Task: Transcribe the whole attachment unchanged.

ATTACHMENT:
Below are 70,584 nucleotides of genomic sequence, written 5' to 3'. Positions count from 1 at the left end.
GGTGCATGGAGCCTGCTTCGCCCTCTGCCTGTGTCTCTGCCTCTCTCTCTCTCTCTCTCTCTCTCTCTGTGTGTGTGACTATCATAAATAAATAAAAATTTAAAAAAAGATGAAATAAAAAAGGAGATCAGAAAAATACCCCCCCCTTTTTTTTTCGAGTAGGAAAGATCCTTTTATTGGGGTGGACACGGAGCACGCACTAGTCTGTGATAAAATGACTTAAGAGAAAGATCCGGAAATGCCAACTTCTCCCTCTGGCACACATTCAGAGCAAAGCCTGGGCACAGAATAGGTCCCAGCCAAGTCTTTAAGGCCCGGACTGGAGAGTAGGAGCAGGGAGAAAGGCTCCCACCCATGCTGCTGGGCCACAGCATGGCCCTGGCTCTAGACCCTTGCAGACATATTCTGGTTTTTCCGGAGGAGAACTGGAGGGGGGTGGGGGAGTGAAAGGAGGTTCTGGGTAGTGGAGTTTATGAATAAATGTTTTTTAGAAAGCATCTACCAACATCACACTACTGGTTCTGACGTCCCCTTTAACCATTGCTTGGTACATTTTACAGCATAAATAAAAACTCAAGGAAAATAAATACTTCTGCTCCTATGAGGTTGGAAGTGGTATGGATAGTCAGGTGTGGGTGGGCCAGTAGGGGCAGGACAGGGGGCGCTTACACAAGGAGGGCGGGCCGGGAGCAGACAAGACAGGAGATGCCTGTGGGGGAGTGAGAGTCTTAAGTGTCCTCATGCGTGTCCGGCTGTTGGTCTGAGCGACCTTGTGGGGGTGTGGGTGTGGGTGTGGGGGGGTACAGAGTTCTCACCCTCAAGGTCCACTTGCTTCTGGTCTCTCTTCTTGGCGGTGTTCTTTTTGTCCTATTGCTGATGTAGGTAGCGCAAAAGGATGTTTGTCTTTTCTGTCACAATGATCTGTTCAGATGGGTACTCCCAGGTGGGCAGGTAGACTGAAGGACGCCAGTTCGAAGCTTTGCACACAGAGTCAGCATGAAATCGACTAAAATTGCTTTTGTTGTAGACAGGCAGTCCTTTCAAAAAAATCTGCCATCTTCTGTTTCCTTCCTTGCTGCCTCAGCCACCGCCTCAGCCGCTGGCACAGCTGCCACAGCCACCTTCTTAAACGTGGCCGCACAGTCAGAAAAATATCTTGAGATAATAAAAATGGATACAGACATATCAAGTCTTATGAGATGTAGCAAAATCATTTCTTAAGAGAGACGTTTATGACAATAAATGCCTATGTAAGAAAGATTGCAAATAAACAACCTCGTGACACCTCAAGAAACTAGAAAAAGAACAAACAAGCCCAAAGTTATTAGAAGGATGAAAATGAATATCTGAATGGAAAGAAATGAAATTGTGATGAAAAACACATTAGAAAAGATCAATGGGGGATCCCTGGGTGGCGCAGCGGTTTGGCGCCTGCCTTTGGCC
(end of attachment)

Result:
Below are 70,584 nucleotides of genomic sequence, written 5' to 3'. Positions count from 1 at the left end.
GGTGCATGGAGCCTGCTTCGCCCTCTGCCTGTGTCTCTGCCTCTCTCTCTCTCTCTCTCTCTCTCTCTGTGTGTGTGACTATCATAAATAAATAAAAATTTAAAAAAAGATGAAATAAAAAAGGAGATCAGAAAAATACCCCCCCCTTTTTTTTTCGAGTAGGAAAGATCCTTTTATTGGGGTGGACACGGAGCACGCACTAGTCTGTGATAAAATGACTTAAGAGAAAGATCCGGAAATGCCAACTTCTCCCTCTGGCACACATTCAGAGCAAAGCCTGGGCACAGAATAGGTCCCAGCCAAGTCTTTAAGGCCCGGACTGGAGAGTAGGAGCAGGGAGAAAGGCTCCCACCCATGCTGCTGGGCCACAGCATGGCCCTGGCTCTAGACCCTTGCAGACATATTCTGGTTTTTCCGGAGGAGAACTGGAGGGGGGTGGGGGAGTGAAAGGAGGTTCTGGGTAGTGGAGTTTATGAATAAATGTTTTTTAGAAAGCATCTACCAACATCACACTACTGGTTCTGACGTCCCCTTTAACCATTGCTTGGTACATTTTACAGCATAAATAAAAACTCAAGGAAAATAAATACTTCTGCTCCTATGAGGTTGGAAGTGGTATGGATAGTCAGGTGTGGGTGGGCCAGTAGGGGCAGGACAGGGGGCGCTTACACAAGGAGGGCGGGCCGGGAGCAGACAAGACAGGAGATGCCTGTGGGGGAGTGAGAGTCTTAAGTGTCCTCATGCGTGTCCGGCTGTTGGTCTGAGCGACCTTGTGGGGGTGTGGGTGTGGGTGTGGGGGGGTACAGAGTTCTCACCCTCAAGGTCCACTTGCTTCTGGTCTCTCTTCTTGGCGGTGTTCTTTTTGTCCTATTGCTGATGTAGGTAGCGCAAAAGGATGTTTGTCTTTTCTGTCACAATGATCTGTTCAGATGGGTACTCCCAGGTGGGCAGGTAGACTGAAGGACGCCAGTTCGAAGCTTTGCACACAGAGTCAGCATGAAATCGACTAAAATTGCTTTTGTTGTAGACAGGCAGTCCTTTCAAAAAAATCTGCCATCTTCTGTTTCCTTCCTTGCTGCCTCAGCCACCGCCTCAGCCGCTGGCACAGCTGCCACAGCCACCTTCTTAAACGTGGCCGCACAGTCAGAAAAATATCTTGAGATAATAAAAATGGATACAGACATATCAAGTCTTATGAGATGTAGCAAAATCATTTCTTAAGAGAGACGTTTATGACAATAAATGCCTATGTAAGAAAGATTGCAAATAAACAACCTCGTGACACCTCAAGAAACTAGAAAAAGAACAAACAAGCCCAAAGTTATTAGAAGGATGAAAATGAATATCTGAATGGAAAGAAATGAAATTGTGATGAAAAACACATTAGAAAAGATCAATGGGGGATCCCTGGGTGGCGCAGCGGTTTGGCGCCTGCCTTTGGCC